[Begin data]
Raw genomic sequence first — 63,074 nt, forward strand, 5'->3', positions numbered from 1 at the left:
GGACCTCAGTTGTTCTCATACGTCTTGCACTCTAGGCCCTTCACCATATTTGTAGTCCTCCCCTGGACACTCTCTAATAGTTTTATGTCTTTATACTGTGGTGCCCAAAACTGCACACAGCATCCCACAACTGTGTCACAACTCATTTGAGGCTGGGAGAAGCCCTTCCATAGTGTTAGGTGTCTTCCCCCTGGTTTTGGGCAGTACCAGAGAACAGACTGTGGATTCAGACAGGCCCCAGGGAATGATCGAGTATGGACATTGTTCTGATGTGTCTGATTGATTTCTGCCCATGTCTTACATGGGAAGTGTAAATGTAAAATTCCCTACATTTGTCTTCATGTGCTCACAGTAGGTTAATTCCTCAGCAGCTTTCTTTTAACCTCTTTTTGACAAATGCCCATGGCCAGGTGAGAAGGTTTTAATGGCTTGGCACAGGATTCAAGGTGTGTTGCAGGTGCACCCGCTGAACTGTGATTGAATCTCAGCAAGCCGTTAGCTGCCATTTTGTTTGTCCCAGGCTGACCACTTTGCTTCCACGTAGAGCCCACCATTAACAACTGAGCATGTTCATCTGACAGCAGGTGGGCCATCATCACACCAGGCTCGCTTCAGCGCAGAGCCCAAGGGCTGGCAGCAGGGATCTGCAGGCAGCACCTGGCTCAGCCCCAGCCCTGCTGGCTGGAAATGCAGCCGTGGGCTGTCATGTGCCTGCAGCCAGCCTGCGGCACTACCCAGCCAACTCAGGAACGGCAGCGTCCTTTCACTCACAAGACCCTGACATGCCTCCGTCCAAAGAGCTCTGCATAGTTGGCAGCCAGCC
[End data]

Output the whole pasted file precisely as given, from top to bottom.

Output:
Raw genomic sequence first — 63,074 nt, forward strand, 5'->3', positions numbered from 1 at the left:
GGACCTCAGTTGTTCTCATACGTCTTGCACTCTAGGCCCTTCACCATATTTGTAGTCCTCCCCTGGACACTCTCTAATAGTTTTATGTCTTTATACTGTGGTGCCCAAAACTGCACACAGCATCCCACAACTGTGTCACAACTCATTTGAGGCTGGGAGAAGCCCTTCCATAGTGTTAGGTGTCTTCCCCCTGGTTTTGGGCAGTACCAGAGAACAGACTGTGGATTCAGACAGGCCCCAGGGAATGATCGAGTATGGACATTGTTCTGATGTGTCTGATTGATTTCTGCCCATGTCTTACATGGGAAGTGTAAATGTAAAATTCCCTACATTTGTCTTCATGTGCTCACAGTAGGTTAATTCCTCAGCAGCTTTCTTTTAACCTCTTTTTGACAAATGCCCATGGCCAGGTGAGAAGGTTTTAATGGCTTGGCACAGGATTCAAGGTGTGTTGCAGGTGCACCCGCTGAACTGTGATTGAATCTCAGCAAGCCGTTAGCTGCCATTTTGTTTGTCCCAGGCTGACCACTTTGCTTCCACGTAGAGCCCACCATTAACAACTGAGCATGTTCATCTGACAGCAGGTGGGCCATCATCACACCAGGCTCGCTTCAGCGCAGAGCCCAAGGGCTGGCAGCAGGGATCTGCAGGCAGCACCTGGCTCAGCCCCAGCCCTGCTGGCTGGAAATGCAGCCGTGGGCTGTCATGTGCCTGCAGCCAGCCTGCGGCACTACCCAGCCAACTCAGGAACGGCAGCGTCCTTTCACTCACAAGACCCTGACATGCCTCCGTCCAAAGAGCTCTGCATAGTTGGCAGCCAGCC